Growing your own food making do and mending things rather than buying new, we could learn a lot from Tom and Barbara from BBC’s The Good Life.

Thousands of people were inspired to live their own ‘good life’ after reading John Seymour’s book, Self Sufficiency.

Published in the sixties and seventies, he urged readers to return to a more traditional way of life and be less reliant on the outside world.

Amidst the cost-of-living crisis and climate change, we meet the south Essex residents keeping self-sufficiency and eco activism alive.

Echo: Nature's pantry - Tilly our foragingNature's pantry - Tilly our foraging (Image: Tilly Hogrebe.)

The natural landscape of south Essex is a veritable pantry to expert forager Tilly Hogrebe.

The founder of SOS Wild Food runs regular foraging walks in Leigh, Rochford, Hockley where people can learn how to collect food from nature safely.

“When you start foraging it makes you see your surroundings with fresh eyes,” said Tilly, who is from Southend.

There are some tips people should stick to if they want to stay safe.

“You want to avoid areas where there is high dog traffic and lots of car pollution. Also, stick to areas you know have not been spray with anti weed chemicals and on public ground, where you are legally allowed to forage,” she said.

“There is lots to pick in the winter months, green leaves, nettles And lots of Alexanders, Horse Parsley, which is part of the celery and carrot family. There is also samphire and wild garlic.”

All foragers stick adhere to rules about what you can pick and how much.

“The foraging rule is to take some but always leave enough and if there isn’t enough to start with leave it to give it a chance to grow,” explained Tilly.

“I show people on my courses what to spot when they are out walking and the signs to look out for, for an poisonous varieties. I check what I have foraged as I go and then go through it all again when I have washed it and about to cook it.”

Tilly grew up in Germany on the edge of a wood and spent many hours foraging as a girl.

“I have lovely memories of picking wild strawberries so small and flavoursome and raspberries and blackberries,” she said.

“Foraging makes you appreciate what you have and cherish it.

I preserve lots in sauerkraut, salads and my daughter enjoys the edible flowers as they look pretty and it is a nice way to decorate a cake.”

Echo: Waste less - Sam PittmanWaste less - Sam Pittman (Image: Sam Pittman)

A big part aspect of self sufficiency is not spending unnecessary money.

Sam Pitman has always been against waste, but she took her passion to the next level when she started the Eco Essex Facebook group in 2018, with fellow founder Hannah, to engage parents about issues online.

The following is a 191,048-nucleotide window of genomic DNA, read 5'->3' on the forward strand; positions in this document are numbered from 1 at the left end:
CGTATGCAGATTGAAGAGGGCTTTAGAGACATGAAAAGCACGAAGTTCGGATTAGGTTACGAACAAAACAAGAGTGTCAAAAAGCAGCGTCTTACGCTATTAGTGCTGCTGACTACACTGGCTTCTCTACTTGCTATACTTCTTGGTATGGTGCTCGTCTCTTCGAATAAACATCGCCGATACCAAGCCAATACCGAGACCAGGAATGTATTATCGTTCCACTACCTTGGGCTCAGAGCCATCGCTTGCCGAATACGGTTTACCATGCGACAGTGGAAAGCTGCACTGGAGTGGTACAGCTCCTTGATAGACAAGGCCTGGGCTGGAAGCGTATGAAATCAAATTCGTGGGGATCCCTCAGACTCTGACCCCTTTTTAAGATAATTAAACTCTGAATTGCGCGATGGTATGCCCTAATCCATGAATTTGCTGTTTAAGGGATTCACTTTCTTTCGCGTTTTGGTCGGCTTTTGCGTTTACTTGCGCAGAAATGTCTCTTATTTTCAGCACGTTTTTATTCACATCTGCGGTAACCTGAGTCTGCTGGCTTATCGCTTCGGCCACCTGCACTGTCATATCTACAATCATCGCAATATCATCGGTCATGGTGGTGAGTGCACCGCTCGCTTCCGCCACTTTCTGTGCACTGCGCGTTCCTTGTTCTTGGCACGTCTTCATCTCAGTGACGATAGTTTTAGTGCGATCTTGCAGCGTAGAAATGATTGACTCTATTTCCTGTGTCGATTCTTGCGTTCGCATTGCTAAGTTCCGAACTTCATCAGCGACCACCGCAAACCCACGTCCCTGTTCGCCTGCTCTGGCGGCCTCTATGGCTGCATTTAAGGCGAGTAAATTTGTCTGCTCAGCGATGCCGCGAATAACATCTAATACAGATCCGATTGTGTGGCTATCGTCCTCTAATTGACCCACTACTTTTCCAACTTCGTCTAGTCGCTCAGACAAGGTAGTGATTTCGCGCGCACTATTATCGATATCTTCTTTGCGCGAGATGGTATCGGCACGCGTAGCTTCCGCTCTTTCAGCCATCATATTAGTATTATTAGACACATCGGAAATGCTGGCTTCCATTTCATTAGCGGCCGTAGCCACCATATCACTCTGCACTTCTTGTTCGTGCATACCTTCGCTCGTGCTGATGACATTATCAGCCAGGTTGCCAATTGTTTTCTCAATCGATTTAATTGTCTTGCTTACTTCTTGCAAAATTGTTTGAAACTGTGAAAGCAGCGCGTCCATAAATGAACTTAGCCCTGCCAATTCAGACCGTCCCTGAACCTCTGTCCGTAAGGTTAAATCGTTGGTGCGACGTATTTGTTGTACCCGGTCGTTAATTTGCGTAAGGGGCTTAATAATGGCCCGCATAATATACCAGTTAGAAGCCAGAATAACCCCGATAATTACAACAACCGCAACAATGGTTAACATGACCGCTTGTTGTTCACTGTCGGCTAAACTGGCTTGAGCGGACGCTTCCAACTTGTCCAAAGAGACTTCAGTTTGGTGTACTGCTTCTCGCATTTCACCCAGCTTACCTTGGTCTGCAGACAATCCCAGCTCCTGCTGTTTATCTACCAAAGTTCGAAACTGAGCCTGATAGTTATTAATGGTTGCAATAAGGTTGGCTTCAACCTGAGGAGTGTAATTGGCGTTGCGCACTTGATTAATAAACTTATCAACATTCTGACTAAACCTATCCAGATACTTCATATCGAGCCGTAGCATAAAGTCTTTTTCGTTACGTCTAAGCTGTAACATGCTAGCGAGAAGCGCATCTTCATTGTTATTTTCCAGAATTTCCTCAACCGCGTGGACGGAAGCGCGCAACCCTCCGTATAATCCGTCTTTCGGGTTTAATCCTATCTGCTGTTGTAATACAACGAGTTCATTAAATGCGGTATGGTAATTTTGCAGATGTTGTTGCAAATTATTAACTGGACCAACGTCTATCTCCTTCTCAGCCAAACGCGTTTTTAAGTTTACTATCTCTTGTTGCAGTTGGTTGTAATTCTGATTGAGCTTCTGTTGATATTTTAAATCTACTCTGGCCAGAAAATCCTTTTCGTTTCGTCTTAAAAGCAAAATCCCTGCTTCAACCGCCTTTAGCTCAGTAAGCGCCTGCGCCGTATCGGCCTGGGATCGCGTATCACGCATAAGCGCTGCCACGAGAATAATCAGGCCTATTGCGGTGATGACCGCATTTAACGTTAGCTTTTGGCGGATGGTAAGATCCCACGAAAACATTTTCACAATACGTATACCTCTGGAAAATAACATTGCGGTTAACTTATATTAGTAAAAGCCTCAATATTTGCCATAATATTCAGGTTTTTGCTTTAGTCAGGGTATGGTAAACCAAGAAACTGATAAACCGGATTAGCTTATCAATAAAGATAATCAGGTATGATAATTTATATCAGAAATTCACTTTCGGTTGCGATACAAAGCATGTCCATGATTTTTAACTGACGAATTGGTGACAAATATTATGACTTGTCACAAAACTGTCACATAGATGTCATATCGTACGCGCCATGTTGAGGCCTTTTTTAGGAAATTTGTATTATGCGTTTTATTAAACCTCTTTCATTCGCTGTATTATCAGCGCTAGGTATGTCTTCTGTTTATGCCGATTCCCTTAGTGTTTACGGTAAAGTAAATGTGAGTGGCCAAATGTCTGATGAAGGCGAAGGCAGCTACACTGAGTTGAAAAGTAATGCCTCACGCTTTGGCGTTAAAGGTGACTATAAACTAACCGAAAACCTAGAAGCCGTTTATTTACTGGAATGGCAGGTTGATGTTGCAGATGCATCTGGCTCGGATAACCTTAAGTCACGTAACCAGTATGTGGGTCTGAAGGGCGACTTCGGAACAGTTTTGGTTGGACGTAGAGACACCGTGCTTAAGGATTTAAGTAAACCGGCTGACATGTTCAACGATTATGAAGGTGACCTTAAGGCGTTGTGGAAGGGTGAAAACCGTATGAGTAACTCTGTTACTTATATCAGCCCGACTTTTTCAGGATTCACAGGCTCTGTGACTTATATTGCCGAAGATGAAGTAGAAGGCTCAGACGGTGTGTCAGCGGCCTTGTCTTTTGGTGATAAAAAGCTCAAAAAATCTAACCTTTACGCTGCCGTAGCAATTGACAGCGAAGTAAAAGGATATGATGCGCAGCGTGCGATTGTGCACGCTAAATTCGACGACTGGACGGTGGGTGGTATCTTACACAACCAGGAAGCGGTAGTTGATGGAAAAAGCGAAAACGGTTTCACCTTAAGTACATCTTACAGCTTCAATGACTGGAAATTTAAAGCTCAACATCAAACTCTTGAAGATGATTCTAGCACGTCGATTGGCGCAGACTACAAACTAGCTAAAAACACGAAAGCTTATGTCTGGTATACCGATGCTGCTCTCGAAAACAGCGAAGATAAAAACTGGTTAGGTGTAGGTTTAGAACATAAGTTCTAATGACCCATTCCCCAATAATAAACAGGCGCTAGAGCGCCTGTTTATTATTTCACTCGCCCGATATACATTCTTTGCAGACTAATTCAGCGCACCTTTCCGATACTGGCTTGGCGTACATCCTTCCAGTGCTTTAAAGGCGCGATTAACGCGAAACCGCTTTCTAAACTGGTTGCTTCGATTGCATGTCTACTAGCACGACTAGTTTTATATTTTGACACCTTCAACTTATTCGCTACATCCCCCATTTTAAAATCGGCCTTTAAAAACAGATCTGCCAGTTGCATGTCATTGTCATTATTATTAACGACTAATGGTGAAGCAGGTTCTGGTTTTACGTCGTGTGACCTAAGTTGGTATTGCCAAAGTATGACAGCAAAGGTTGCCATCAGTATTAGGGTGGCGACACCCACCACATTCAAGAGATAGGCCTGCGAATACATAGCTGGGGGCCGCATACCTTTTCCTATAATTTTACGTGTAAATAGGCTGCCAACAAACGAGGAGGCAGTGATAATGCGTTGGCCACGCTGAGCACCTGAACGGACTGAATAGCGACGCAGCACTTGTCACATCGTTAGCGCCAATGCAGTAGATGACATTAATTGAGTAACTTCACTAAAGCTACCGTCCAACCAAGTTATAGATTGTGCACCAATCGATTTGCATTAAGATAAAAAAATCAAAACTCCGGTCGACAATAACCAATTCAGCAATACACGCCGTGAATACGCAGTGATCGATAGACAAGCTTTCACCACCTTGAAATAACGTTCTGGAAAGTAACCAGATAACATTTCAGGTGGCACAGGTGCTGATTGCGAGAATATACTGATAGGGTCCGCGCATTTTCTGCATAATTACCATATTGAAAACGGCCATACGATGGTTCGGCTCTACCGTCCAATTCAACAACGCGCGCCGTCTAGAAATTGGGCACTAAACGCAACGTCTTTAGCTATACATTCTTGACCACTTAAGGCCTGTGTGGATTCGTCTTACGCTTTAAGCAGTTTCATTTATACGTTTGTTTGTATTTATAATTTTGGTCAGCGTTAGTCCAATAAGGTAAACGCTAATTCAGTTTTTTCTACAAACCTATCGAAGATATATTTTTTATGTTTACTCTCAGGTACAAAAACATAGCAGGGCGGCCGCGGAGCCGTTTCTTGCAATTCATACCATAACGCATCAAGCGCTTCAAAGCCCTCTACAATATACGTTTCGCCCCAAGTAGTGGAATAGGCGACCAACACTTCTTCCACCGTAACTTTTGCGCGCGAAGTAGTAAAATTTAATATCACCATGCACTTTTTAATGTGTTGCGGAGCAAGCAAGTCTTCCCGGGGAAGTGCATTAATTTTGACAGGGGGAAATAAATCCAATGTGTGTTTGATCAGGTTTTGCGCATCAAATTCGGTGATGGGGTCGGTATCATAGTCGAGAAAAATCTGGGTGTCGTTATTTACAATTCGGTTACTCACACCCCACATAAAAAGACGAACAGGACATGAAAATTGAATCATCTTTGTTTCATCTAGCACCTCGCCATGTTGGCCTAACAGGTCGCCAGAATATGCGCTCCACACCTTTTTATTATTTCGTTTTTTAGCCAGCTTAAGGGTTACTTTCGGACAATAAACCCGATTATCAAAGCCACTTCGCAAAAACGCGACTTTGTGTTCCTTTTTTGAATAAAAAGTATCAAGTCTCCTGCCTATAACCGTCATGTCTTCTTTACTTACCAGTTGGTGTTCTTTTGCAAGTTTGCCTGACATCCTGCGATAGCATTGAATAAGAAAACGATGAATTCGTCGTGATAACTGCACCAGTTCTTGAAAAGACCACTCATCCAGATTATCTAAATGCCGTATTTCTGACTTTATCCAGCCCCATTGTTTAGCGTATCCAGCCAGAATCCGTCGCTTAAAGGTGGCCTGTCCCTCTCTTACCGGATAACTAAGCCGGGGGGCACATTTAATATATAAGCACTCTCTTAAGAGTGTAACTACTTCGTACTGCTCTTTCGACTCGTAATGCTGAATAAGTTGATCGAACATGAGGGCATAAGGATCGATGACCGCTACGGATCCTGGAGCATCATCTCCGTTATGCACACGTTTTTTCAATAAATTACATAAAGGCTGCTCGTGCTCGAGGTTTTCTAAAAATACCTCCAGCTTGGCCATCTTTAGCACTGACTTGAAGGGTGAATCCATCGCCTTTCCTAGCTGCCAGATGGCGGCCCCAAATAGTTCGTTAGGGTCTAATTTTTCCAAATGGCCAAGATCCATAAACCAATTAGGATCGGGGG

“As a mum with young kids I felt like there was a lot going on locally online. I wanted it to be a place for discussions, I had no expectations about it, but it grew and grew.”

Now the group has 4.6k members and is Essex wide.

The most popular group they have is Eco Essex Rehome, Reuse, Repurpose, which has 10k members.

“We wanted a place where people could give away random stuff for free which they would not necessarily place anywhere else. You know what they say, one man’s trash is another man’s treasure and it is a great way to stop things going to landfill.”

Sam, who lives in Rochford, who has a seven-year-old and four year old twins, believes making small changes can make a big difference.

“As a parent you want the best for kids and there’s temptation to buy the latest new thing. Explain to children the reason you don’t buy new and they are usually fine about it. My daughter gets excited about getting £2 to spend in a charity shop and looking for exciting things,” she said.

“Don’t get bogged down by making all the changes. The biggest impact you can make is changing to a more ethical bank and have a couple of veggie meals a week.”

Over at mental health charity Trust Links Fiona Clapperton run the Eco Days there teaching people about reducing food waste.

Originally from South Africa, Fiona is a leading voice on how to improve our planet and educate people to grow their own food.

“There is a huge issue of climate change and food inequality. We are disconnected from food and where it comes from,” said Fiona.

“I help people with growing food so they are less dependent on big businesses and more self-reliant. Southend in Transition’s allotment a great example of this, they have a bartering system in place where people share the food they grow. We should all be thinking more like this.”

Echo: Planting trees - Graham Burnett works with authorities to plant more trees in urban areas Planting trees - Graham Burnett works with authorities to plant more trees in urban areas (Image: Graham Burnett)

Graham Burnett is the author of Forest Gardening, The Vegan Book of Permaculture, and Another Way amongst others. He works with authorities to idea plant fruit trees in community spaces.

“When you think back to the history of Southend, there used to be lots of small holdings and orchards here up until the fifties, when we ripped them down and built on them,” says Graham.

“Now we are showing there is another way to live. With more trees comes better food sustainability, health benefits we get from living near trees, more bio diversity and the chance to learn traditional skills like pruning.

Graham has launched a zine called Glomalin, fine out more at